International Rating Agencies and Sustainability

119 Pages Posted: 1 Feb 2005

Date Written: March 2004


In the 1990s, the importance of international rating agencies became more pronounced among stakeholders who were interested in screening companies based on specific financial criteria. Now with a focus on sustainability, stakeholders are interested in screening companies on both financial and non-financial criteria. Specialised rating agencies have emerged developing new rating typologies to meet this need, and global stock markets have introduced indices to measure sustainability performance. This paper provides a detailed examination of 17 major international rating agencies and their methodologies. Using an analytical framework underpinned by the audit independence literature, it finds that the majority of rating methodologies currently in use are unacceptable, and highlights the co-operative rating as the superior methodology.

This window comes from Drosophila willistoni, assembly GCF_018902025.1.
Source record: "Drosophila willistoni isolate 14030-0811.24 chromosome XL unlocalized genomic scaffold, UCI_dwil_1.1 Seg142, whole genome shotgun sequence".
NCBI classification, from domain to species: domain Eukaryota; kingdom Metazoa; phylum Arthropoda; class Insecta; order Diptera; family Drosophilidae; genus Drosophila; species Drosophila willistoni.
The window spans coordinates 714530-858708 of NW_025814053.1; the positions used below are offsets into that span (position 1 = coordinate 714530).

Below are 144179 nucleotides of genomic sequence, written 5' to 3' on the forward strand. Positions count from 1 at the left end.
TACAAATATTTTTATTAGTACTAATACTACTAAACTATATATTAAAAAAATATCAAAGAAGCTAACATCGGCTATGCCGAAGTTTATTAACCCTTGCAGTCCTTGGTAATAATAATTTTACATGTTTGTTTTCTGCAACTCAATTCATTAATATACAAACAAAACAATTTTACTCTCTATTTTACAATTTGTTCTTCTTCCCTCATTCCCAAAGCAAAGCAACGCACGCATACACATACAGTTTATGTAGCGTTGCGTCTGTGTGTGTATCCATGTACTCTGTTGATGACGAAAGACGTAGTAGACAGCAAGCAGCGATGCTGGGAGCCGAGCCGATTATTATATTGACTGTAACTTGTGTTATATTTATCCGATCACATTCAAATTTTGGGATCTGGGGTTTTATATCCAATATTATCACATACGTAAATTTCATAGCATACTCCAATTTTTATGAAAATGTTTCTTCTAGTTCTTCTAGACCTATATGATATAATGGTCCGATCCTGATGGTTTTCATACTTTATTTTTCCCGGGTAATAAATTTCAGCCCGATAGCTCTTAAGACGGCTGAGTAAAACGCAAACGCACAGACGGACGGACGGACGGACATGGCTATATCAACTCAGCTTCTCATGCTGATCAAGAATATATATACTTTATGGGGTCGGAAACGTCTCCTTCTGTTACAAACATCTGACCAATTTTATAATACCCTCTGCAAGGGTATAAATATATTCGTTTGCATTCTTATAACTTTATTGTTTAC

The paper also provides a detailed examination of the nine global sustainability indices and their screening criteria. It finds that Australian organisations are not well represented.

And on the reporting front, the paper examines a number of extended reporting frameworks for sustainability disclosure, and finds that these have had little impact on Australia. With more Australian investors seeking responsible companies to invest in, and new legislation demanding sustainability disclosure, demand for extended reporting is increasing. Add to this the arrival of specialised rating agencies, and Australian companies may soon be forced to change their behaviour about sustainability disclosure.

Keywords: Rating agencies, CSR, sustainability, corporate governance

Suggested Citation

Finch, Nigel, International Rating Agencies and Sustainability (March 2004). Available at SSRN: or

Nigel Finch (Contact Author)

Saki Partners ( email )


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